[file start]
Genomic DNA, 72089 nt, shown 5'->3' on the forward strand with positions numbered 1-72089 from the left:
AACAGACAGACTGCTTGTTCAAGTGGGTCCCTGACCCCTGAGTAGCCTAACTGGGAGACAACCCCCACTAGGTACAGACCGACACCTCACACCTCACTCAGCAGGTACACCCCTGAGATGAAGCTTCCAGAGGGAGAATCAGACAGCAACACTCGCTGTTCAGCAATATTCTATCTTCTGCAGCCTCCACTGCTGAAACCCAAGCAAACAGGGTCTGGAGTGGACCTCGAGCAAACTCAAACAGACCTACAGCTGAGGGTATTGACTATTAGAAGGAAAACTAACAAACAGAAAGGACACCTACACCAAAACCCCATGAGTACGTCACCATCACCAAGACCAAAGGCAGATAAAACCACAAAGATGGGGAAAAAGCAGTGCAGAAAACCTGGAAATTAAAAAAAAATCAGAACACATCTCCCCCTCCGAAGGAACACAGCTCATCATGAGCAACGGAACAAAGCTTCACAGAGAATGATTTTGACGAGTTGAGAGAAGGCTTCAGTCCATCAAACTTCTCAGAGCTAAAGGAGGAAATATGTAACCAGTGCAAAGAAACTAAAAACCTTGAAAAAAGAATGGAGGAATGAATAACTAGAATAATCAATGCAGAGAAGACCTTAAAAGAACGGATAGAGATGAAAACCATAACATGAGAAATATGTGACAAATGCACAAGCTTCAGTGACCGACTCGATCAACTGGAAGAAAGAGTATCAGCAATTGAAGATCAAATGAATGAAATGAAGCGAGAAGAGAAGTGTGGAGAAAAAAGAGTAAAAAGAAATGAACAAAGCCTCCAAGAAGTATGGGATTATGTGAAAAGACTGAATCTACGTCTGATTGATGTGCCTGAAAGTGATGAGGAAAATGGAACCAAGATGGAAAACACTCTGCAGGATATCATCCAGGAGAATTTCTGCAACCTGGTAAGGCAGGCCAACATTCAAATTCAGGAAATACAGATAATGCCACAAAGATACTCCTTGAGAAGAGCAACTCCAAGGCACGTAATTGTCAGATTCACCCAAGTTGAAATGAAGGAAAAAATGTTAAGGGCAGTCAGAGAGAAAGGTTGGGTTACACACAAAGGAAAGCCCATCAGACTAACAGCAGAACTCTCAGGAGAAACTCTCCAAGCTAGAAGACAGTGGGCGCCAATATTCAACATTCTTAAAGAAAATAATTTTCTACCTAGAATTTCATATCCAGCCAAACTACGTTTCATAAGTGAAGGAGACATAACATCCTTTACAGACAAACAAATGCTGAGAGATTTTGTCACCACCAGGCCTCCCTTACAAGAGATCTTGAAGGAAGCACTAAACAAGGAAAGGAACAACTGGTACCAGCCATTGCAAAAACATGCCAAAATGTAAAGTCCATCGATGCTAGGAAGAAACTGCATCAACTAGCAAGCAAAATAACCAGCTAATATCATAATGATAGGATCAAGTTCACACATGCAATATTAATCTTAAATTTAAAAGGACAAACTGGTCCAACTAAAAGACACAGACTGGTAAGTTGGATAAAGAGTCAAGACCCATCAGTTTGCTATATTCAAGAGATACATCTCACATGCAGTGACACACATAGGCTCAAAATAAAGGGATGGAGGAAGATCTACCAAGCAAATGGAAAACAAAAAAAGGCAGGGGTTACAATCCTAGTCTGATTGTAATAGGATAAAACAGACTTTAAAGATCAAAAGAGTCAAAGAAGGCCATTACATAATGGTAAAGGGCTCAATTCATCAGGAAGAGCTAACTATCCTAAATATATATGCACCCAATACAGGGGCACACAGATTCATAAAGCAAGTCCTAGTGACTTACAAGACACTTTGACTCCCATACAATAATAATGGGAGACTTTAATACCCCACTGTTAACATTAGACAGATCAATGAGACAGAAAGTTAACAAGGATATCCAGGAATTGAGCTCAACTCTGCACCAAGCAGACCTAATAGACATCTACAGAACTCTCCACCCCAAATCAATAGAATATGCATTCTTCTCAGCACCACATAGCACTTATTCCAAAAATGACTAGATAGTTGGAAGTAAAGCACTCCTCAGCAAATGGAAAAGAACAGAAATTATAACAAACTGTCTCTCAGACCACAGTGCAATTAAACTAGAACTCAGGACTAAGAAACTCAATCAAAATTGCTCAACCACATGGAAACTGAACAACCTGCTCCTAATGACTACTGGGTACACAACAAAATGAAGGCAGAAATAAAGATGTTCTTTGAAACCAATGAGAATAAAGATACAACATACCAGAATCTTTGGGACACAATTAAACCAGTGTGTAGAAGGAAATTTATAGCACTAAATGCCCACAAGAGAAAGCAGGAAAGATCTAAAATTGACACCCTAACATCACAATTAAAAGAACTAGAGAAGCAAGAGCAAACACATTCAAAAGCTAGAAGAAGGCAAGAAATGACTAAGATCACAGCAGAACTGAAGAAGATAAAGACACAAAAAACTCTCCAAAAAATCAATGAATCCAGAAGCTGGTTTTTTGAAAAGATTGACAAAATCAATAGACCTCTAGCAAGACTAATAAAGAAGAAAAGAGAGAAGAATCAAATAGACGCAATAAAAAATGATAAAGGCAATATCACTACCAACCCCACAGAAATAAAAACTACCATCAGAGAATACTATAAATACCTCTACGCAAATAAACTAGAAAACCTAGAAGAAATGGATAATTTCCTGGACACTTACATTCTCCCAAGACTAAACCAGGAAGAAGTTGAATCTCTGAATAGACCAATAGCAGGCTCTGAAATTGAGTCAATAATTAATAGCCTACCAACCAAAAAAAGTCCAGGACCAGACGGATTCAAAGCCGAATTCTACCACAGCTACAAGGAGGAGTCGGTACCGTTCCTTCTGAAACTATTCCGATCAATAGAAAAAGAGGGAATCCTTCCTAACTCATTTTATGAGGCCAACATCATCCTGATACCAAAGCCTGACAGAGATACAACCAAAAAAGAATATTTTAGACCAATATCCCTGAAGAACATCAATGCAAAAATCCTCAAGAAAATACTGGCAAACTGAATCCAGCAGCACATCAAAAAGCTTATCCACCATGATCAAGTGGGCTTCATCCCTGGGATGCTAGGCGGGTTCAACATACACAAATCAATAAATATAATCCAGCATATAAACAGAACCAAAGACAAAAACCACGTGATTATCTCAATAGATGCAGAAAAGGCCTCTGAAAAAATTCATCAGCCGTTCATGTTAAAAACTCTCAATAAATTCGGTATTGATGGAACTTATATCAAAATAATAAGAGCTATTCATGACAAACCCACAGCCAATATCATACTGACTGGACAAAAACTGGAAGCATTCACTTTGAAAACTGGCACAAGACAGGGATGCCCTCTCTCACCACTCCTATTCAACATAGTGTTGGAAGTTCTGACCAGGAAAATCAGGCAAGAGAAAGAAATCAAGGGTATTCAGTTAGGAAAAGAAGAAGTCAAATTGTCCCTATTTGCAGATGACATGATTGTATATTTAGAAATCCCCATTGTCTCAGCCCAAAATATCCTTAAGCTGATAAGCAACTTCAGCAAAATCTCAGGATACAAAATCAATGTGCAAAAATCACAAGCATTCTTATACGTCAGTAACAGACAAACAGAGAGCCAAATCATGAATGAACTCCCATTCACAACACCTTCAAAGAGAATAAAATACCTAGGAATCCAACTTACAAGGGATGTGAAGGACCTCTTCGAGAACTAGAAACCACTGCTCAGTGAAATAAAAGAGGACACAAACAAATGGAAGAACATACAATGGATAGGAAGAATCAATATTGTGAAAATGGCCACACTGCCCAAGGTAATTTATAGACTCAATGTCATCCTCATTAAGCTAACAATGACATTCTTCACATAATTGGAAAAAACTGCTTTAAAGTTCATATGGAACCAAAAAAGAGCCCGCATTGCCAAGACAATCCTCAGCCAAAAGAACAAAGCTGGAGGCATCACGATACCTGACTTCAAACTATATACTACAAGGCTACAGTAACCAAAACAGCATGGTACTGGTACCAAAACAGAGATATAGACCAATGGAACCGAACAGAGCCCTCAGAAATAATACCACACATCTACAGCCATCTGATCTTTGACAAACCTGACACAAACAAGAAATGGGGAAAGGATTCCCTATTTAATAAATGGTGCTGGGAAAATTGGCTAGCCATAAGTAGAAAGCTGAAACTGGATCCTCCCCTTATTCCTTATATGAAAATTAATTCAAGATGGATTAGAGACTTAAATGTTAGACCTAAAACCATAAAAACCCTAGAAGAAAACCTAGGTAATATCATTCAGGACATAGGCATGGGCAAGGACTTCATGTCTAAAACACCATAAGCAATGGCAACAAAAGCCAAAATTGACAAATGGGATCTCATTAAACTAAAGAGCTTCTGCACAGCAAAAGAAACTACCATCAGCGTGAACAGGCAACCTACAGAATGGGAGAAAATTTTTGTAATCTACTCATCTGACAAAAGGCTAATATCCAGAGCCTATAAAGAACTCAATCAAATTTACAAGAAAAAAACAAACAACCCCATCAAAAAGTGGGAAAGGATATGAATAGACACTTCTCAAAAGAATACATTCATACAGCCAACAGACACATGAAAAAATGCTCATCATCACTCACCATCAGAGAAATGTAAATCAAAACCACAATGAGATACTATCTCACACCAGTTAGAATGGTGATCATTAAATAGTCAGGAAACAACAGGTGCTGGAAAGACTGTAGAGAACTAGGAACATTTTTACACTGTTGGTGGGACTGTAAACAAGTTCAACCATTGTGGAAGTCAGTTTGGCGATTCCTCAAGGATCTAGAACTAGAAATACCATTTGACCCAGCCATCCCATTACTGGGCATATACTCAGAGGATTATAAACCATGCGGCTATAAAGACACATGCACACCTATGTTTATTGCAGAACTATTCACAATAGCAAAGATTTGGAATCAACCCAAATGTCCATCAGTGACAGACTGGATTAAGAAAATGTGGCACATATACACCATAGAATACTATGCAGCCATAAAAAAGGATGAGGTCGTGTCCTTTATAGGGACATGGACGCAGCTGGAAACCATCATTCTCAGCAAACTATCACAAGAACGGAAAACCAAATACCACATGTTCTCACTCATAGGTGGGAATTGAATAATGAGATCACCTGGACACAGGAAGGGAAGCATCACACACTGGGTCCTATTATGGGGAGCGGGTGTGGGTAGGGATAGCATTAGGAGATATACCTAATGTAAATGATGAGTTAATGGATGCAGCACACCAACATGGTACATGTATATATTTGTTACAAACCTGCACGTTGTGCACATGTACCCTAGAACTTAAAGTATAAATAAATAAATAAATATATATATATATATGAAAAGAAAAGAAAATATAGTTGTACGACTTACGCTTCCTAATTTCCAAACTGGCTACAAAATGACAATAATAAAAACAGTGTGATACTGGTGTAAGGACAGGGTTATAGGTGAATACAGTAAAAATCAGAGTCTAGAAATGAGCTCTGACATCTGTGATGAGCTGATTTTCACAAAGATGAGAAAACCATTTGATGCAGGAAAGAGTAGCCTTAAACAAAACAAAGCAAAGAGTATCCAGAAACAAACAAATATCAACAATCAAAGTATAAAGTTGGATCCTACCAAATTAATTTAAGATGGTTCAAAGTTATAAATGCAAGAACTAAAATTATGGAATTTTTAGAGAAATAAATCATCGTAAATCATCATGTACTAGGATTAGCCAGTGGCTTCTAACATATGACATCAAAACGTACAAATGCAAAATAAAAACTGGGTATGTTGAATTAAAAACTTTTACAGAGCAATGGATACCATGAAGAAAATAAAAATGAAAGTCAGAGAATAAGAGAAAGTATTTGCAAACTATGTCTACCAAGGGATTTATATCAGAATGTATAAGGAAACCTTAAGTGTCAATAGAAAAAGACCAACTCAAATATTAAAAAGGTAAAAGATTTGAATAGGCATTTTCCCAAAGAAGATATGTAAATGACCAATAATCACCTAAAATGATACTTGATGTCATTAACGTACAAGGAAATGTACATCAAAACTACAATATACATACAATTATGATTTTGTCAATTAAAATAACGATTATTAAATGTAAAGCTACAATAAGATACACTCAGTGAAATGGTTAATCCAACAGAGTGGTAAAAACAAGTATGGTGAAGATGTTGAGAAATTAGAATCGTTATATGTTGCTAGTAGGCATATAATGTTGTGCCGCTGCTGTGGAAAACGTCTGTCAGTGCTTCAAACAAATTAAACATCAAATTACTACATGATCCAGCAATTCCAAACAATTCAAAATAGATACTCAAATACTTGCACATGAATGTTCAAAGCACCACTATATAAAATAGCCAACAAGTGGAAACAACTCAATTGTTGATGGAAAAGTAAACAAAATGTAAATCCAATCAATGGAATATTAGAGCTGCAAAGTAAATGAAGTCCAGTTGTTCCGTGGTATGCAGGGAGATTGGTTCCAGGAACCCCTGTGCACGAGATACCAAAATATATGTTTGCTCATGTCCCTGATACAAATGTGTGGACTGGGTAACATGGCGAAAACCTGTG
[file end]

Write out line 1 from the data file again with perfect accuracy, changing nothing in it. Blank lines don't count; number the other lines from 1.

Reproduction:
Genomic DNA, 72089 nt, shown 5'->3' on the forward strand with positions numbered 1-72089 from the left: